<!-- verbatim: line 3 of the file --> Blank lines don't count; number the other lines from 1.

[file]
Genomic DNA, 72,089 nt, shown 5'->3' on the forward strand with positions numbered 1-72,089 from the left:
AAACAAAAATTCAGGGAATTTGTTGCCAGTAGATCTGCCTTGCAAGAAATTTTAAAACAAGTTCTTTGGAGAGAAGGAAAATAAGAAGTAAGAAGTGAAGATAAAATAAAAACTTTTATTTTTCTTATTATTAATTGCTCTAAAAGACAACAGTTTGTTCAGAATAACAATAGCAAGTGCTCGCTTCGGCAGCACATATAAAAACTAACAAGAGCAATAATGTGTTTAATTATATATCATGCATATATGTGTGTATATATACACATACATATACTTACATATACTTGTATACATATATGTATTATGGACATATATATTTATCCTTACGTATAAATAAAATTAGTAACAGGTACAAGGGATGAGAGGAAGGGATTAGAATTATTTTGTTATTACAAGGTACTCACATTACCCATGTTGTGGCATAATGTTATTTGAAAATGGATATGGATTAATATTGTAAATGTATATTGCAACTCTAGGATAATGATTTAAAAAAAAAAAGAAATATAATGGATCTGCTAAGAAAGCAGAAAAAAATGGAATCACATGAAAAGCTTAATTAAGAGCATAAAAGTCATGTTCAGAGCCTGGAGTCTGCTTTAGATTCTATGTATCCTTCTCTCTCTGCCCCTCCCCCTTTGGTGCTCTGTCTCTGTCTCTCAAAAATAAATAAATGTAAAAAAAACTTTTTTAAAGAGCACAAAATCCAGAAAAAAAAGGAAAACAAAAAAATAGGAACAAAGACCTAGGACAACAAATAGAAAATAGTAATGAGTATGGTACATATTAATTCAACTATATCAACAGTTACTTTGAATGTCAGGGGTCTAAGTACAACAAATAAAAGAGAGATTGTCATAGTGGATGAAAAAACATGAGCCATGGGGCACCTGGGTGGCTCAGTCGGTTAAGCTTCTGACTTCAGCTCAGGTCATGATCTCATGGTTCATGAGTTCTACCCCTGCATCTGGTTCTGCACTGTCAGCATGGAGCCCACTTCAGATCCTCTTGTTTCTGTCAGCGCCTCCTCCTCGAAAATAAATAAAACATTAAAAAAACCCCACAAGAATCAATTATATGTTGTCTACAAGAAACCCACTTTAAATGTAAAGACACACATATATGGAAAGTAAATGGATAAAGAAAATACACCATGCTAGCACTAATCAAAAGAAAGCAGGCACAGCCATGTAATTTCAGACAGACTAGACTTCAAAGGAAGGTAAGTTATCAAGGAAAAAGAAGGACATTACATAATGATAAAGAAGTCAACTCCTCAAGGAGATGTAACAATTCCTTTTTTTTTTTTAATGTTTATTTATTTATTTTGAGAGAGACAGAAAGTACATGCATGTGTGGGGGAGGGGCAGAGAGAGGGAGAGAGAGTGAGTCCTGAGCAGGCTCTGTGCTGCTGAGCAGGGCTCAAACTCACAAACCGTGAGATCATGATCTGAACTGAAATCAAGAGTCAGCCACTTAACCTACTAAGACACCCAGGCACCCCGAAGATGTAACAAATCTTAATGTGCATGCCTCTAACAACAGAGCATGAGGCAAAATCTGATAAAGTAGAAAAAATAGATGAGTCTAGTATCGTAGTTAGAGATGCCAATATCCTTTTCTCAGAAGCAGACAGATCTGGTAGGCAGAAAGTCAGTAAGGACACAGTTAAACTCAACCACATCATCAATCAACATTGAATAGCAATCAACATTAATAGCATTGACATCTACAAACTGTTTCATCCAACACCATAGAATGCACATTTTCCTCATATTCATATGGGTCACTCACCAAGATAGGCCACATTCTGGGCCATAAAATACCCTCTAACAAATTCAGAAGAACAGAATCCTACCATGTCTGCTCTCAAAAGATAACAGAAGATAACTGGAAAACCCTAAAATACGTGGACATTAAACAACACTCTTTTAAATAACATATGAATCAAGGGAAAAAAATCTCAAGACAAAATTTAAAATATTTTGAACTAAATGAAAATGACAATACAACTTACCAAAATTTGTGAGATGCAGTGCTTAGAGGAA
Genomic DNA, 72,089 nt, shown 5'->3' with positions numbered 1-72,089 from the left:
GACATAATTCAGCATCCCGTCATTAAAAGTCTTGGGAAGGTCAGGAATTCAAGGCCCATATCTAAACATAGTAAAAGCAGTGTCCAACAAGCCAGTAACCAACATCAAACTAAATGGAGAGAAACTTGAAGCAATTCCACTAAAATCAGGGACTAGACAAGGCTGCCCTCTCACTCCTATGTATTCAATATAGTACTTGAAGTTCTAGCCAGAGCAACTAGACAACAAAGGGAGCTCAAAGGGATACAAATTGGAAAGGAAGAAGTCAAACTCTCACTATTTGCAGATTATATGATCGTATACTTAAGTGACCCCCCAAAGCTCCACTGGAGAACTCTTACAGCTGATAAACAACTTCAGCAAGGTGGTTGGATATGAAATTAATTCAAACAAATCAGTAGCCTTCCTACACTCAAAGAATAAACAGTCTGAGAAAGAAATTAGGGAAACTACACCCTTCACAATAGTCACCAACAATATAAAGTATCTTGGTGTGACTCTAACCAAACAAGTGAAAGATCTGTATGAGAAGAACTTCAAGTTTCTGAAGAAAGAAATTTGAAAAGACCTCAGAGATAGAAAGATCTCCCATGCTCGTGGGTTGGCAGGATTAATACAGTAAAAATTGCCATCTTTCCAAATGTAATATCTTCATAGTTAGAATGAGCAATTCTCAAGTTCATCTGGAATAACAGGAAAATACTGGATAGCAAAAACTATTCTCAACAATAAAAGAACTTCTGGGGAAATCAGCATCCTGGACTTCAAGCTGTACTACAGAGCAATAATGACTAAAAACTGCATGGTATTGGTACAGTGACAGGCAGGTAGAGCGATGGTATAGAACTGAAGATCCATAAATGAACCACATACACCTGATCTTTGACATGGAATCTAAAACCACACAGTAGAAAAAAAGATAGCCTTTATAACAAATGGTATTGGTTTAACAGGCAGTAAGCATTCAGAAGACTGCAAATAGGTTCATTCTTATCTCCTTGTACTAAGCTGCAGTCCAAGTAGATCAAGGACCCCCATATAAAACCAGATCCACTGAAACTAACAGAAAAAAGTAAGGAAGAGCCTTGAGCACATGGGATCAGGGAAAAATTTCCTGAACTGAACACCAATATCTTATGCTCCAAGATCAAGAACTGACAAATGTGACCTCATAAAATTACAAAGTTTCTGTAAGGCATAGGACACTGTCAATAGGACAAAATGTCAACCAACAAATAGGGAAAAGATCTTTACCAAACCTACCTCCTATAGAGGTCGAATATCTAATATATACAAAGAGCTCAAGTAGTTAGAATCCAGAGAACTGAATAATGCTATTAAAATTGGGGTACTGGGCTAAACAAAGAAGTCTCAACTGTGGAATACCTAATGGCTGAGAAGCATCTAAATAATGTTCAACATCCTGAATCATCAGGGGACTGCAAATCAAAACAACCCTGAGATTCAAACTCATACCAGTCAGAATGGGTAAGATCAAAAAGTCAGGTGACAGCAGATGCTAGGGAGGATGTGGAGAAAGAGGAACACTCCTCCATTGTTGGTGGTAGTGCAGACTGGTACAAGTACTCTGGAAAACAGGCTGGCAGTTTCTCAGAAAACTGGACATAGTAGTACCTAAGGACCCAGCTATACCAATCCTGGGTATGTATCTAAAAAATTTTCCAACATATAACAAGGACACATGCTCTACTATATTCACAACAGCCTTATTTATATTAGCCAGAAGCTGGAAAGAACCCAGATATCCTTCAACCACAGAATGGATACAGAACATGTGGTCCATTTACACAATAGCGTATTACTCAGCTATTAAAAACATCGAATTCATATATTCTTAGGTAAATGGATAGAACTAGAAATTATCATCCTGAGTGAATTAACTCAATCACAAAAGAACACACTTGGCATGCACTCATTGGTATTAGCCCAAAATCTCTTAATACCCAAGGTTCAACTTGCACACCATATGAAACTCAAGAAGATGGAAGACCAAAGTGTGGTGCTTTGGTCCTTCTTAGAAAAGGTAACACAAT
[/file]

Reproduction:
Genomic DNA, 72,089 nt, shown 5'->3' with positions numbered 1-72,089 from the left: